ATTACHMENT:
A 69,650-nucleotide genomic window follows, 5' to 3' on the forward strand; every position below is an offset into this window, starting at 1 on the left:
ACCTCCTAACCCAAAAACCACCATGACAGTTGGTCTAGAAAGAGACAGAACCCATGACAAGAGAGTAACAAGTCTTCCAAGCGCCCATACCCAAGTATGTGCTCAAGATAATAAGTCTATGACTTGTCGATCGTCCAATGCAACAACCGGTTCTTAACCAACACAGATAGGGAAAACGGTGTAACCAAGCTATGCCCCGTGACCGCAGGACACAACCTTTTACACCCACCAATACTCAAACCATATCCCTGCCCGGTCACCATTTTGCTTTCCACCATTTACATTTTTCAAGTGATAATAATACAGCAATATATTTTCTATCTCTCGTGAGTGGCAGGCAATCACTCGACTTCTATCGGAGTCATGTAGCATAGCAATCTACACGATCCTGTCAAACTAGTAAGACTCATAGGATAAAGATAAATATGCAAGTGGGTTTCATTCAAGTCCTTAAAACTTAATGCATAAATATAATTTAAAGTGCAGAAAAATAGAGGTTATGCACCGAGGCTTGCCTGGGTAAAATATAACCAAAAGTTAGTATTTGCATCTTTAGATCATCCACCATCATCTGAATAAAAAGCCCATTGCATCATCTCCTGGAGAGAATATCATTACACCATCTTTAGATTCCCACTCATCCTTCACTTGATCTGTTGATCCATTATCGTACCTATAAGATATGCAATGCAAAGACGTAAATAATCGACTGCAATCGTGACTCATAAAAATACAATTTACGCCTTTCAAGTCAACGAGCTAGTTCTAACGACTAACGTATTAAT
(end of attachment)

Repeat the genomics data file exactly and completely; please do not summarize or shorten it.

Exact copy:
A 69,650-nucleotide genomic window follows, 5' to 3' on the forward strand; every position below is an offset into this window, starting at 1 on the left:
ACCTCCTAACCCAAAAACCACCATGACAGTTGGTCTAGAAAGAGACAGAACCCATGACAAGAGAGTAACAAGTCTTCCAAGCGCCCATACCCAAGTATGTGCTCAAGATAATAAGTCTATGACTTGTCGATCGTCCAATGCAACAACCGGTTCTTAACCAACACAGATAGGGAAAACGGTGTAACCAAGCTATGCCCCGTGACCGCAGGACACAACCTTTTACACCCACCAATACTCAAACCATATCCCTGCCCGGTCACCATTTTGCTTTCCACCATTTACATTTTTCAAGTGATAATAATACAGCAATATATTTTCTATCTCTCGTGAGTGGCAGGCAATCACTCGACTTCTATCGGAGTCATGTAGCATAGCAATCTACACGATCCTGTCAAACTAGTAAGACTCATAGGATAAAGATAAATATGCAAGTGGGTTTCATTCAAGTCCTTAAAACTTAATGCATAAATATAATTTAAAGTGCAGAAAAATAGAGGTTATGCACCGAGGCTTGCCTGGGTAAAATATAACCAAAAGTTAGTATTTGCATCTTTAGATCATCCACCATCATCTGAATAAAAAGCCCATTGCATCATCTCCTGGAGAGAATATCATTACACCATCTTTAGATTCCCACTCATCCTTCACTTGATCTGTTGATCCATTATCGTACCTATAAGATATGCAATGCAAAGACGTAAATAATCGACTGCAATCGTGACTCATAAAAATACAATTTACGCCTTTCAAGTCAACGAGCTAGTTCTAACGACTAACGTATTAAT